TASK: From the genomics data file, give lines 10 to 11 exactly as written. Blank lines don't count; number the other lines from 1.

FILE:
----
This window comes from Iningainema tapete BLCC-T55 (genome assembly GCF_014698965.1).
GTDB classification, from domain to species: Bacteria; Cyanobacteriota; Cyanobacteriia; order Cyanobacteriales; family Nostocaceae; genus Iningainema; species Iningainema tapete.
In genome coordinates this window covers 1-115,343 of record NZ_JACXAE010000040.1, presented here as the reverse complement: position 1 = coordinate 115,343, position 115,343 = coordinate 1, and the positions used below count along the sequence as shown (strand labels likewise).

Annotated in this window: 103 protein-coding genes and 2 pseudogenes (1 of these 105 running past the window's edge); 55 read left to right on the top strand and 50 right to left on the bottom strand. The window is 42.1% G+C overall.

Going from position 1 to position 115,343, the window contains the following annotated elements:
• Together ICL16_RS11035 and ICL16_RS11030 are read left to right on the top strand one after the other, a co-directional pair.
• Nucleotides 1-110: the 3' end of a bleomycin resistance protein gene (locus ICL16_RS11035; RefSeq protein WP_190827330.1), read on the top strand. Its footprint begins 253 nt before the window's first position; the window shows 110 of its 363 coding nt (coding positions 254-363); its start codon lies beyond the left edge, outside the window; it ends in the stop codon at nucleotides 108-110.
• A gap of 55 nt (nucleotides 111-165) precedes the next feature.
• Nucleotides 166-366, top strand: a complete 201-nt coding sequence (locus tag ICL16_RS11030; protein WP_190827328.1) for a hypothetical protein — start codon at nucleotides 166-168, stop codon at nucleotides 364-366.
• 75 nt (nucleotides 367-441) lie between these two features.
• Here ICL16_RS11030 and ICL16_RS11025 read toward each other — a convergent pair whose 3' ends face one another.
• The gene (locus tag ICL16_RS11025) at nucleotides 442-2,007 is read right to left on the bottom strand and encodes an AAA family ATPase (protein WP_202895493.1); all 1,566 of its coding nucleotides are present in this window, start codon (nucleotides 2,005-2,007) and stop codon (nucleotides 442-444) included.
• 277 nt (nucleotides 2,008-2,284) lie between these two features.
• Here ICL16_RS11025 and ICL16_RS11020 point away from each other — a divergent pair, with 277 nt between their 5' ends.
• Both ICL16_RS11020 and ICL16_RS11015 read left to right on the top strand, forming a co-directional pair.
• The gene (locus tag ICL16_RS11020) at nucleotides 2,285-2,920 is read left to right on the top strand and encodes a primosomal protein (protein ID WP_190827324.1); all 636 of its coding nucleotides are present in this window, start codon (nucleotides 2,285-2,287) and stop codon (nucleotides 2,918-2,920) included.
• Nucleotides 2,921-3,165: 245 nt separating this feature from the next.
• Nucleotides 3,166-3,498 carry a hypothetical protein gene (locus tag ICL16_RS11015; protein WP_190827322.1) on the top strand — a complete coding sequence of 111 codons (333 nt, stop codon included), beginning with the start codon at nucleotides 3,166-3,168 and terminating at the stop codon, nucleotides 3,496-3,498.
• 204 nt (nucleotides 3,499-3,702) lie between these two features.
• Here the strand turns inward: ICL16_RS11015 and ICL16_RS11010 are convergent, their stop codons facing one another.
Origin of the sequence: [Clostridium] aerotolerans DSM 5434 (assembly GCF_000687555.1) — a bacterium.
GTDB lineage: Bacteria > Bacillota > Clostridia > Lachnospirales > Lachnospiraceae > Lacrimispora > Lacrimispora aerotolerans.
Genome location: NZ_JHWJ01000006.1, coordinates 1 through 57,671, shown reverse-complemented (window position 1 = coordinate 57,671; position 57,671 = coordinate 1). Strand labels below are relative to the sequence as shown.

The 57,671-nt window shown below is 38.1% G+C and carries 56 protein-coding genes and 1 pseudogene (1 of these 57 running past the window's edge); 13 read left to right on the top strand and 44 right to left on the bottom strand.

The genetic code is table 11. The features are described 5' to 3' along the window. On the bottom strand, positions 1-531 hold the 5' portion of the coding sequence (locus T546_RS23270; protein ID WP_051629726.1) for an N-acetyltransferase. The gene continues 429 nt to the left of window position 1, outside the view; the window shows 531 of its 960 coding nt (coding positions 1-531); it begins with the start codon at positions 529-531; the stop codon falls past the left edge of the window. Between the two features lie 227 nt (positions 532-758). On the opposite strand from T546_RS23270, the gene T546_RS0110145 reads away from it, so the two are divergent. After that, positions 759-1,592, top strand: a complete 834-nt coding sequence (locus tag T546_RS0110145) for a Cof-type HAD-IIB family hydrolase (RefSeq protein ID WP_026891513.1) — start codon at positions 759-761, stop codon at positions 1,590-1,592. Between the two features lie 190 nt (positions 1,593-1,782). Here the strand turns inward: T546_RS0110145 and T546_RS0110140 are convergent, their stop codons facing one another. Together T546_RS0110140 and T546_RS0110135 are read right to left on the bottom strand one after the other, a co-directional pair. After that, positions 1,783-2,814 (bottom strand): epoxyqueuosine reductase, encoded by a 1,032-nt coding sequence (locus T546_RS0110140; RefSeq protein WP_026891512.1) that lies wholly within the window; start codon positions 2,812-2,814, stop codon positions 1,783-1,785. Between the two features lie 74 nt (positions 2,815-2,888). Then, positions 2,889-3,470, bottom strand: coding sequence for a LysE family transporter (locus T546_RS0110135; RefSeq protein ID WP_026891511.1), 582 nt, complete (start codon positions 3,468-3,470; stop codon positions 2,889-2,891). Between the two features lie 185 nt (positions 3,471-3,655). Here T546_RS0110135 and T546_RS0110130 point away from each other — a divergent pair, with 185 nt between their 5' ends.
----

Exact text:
• 75 nt (nucleotides 367-441) lie between these two features.
• Here ICL16_RS11030 and ICL16_RS11025 read toward each other — a convergent pair whose 3' ends face one another.